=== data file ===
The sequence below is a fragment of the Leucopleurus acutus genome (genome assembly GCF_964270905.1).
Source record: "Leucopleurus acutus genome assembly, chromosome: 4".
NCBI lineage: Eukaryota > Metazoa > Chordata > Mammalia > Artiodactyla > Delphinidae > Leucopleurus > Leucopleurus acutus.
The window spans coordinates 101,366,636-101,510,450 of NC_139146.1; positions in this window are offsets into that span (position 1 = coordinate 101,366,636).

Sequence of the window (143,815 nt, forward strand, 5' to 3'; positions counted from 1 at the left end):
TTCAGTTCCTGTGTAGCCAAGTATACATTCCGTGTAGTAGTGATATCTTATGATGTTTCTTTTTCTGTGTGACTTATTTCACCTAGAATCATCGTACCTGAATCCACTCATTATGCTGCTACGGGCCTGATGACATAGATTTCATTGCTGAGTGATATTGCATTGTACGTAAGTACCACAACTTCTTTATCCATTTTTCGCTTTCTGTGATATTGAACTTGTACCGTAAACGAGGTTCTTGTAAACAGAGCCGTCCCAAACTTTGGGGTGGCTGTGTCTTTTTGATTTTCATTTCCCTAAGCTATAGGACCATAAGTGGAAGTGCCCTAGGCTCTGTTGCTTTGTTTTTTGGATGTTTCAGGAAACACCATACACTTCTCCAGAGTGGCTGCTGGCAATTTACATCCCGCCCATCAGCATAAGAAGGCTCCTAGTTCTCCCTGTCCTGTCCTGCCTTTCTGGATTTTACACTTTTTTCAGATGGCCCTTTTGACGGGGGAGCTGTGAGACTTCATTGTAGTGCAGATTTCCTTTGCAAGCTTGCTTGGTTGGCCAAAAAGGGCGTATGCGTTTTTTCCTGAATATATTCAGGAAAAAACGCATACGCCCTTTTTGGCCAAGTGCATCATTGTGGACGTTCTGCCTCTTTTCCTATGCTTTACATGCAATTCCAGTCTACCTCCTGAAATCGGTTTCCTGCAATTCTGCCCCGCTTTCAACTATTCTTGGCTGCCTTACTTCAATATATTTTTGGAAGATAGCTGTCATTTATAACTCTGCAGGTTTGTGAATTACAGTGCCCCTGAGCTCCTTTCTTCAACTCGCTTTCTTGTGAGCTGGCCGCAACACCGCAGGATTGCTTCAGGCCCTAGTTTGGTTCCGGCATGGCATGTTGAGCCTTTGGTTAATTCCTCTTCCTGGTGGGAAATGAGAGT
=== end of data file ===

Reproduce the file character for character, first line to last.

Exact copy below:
The sequence below is a fragment of the Leucopleurus acutus genome (genome assembly GCF_964270905.1).
Source record: "Leucopleurus acutus genome assembly, chromosome: 4".
NCBI lineage: Eukaryota > Metazoa > Chordata > Mammalia > Artiodactyla > Delphinidae > Leucopleurus > Leucopleurus acutus.
The window spans coordinates 101,366,636-101,510,450 of NC_139146.1; positions in this window are offsets into that span (position 1 = coordinate 101,366,636).

Sequence of the window (143,815 nt, forward strand, 5' to 3'; positions counted from 1 at the left end):
TTCAGTTCCTGTGTAGCCAAGTATACATTCCGTGTAGTAGTGATATCTTATGATGTTTCTTTTTCTGTGTGACTTATTTCACCTAGAATCATCGTACCTGAATCCACTCATTATGCTGCTACGGGCCTGATGACATAGATTTCATTGCTGAGTGATATTGCATTGTACGTAAGTACCACAACTTCTTTATCCATTTTTCGCTTTCTGTGATATTGAACTTGTACCGTAAACGAGGTTCTTGTAAACAGAGCCGTCCCAAACTTTGGGGTGGCTGTGTCTTTTTGATTTTCATTTCCCTAAGCTATAGGACCATAAGTGGAAGTGCCCTAGGCTCTGTTGCTTTGTTTTTTGGATGTTTCAGGAAACACCATACACTTCTCCAGAGTGGCTGCTGGCAATTTACATCCCGCCCATCAGCATAAGAAGGCTCCTAGTTCTCCCTGTCCTGTCCTGCCTTTCTGGATTTTACACTTTTTTCAGATGGCCCTTTTGACGGGGGAGCTGTGAGACTTCATTGTAGTGCAGATTTCCTTTGCAAGCTTGCTTGGTTGGCCAAAAAGGGCGTATGCGTTTTTTCCTGAATATATTCAGGAAAAAACGCATACGCCCTTTTTGGCCAAGTGCATCATTGTGGACGTTCTGCCTCTTTTCCTATGCTTTACATGCAATTCCAGTCTACCTCCTGAAATCGGTTTCCTGCAATTCTGCCCCGCTTTCAACTATTCTTGGCTGCCTTACTTCAATATATTTTTGGAAGATAGCTGTCATTTATAACTCTGCAGGTTTGTGAATTACAGTGCCCCTGAGCTCCTTTCTTCAACTCGCTTTCTTGTGAGCTGGCCGCAACACCGCAGGATTGCTTCAGGCCCTAGTTTGGTTCCGGCATGGCATGTTGAGCCTTTGGTTAATTCCTCTTCCTGGTGGGAAATGAGAGT